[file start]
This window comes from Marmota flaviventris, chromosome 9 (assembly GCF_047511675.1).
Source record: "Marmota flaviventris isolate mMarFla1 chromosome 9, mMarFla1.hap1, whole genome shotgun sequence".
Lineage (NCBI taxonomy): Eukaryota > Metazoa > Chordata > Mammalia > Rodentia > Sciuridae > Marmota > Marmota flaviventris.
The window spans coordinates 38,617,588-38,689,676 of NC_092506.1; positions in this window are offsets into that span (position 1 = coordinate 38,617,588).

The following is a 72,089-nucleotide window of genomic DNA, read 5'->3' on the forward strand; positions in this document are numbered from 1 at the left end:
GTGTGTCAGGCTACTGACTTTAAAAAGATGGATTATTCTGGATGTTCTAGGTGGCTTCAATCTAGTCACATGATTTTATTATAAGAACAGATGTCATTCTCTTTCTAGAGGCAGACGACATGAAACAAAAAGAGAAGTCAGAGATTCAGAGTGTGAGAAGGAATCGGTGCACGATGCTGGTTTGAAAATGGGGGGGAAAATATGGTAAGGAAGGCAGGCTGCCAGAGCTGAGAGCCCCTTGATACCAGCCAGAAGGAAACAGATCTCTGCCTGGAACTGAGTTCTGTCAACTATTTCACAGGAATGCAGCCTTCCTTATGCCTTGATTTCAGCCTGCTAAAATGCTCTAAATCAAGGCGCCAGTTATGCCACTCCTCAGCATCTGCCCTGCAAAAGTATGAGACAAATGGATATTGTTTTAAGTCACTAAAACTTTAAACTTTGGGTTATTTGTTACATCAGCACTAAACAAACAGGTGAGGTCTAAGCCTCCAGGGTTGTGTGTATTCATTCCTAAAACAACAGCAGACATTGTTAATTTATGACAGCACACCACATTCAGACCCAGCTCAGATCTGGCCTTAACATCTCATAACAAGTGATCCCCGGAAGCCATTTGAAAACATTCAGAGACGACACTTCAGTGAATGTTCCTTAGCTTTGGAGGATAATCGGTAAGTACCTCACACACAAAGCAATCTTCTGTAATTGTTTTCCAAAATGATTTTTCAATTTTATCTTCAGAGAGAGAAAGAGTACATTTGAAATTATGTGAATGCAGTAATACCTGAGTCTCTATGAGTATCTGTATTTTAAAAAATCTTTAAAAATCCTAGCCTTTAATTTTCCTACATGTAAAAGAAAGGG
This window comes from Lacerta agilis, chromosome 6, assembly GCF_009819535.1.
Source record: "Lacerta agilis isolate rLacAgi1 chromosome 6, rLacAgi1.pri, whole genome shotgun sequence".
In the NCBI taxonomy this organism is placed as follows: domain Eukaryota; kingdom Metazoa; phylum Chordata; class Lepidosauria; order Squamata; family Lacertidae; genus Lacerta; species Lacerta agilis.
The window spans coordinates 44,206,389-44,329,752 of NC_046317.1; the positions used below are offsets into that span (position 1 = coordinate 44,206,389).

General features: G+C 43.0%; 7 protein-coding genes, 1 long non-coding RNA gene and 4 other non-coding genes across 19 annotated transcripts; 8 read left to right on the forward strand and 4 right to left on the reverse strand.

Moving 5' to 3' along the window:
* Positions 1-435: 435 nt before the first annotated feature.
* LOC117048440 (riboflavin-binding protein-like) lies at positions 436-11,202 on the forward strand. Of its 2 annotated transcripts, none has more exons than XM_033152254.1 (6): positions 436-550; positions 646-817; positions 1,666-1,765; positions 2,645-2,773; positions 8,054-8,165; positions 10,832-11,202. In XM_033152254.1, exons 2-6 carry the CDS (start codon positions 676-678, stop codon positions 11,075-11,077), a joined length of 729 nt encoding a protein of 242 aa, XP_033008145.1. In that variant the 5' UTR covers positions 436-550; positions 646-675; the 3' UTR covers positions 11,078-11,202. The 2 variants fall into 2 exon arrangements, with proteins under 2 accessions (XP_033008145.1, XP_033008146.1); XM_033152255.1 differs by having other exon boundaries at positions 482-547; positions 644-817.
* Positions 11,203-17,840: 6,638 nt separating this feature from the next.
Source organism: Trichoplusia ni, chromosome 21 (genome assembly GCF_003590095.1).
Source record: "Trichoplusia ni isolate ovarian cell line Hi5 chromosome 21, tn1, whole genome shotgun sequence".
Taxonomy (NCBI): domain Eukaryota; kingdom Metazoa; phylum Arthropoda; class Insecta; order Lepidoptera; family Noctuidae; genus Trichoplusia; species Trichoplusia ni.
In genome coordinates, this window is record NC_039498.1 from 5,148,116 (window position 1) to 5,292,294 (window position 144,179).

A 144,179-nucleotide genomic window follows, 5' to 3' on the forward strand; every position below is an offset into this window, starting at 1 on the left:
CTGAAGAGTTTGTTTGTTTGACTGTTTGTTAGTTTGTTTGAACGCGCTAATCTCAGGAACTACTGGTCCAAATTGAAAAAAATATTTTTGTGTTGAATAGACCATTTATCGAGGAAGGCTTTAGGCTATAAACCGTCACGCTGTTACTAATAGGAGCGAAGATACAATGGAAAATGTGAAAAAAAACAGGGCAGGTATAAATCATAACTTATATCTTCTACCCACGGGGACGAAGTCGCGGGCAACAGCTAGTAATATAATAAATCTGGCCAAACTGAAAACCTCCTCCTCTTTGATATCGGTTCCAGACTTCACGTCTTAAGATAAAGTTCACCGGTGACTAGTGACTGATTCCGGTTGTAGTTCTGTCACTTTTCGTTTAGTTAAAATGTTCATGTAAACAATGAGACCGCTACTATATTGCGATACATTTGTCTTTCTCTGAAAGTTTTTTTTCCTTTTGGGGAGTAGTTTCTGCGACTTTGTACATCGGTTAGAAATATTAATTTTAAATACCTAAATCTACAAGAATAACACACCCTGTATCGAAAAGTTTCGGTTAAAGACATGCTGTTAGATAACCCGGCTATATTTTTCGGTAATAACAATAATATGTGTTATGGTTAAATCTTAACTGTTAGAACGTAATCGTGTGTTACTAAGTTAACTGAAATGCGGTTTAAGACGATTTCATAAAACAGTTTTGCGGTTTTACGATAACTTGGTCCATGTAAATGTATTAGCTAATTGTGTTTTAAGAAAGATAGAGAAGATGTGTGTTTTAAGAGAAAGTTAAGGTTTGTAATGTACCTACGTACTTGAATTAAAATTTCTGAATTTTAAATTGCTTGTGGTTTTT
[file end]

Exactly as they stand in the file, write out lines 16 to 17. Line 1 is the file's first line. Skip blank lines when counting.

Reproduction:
Source organism: Trichoplusia ni, chromosome 21 (genome assembly GCF_003590095.1).
Source record: "Trichoplusia ni isolate ovarian cell line Hi5 chromosome 21, tn1, whole genome shotgun sequence".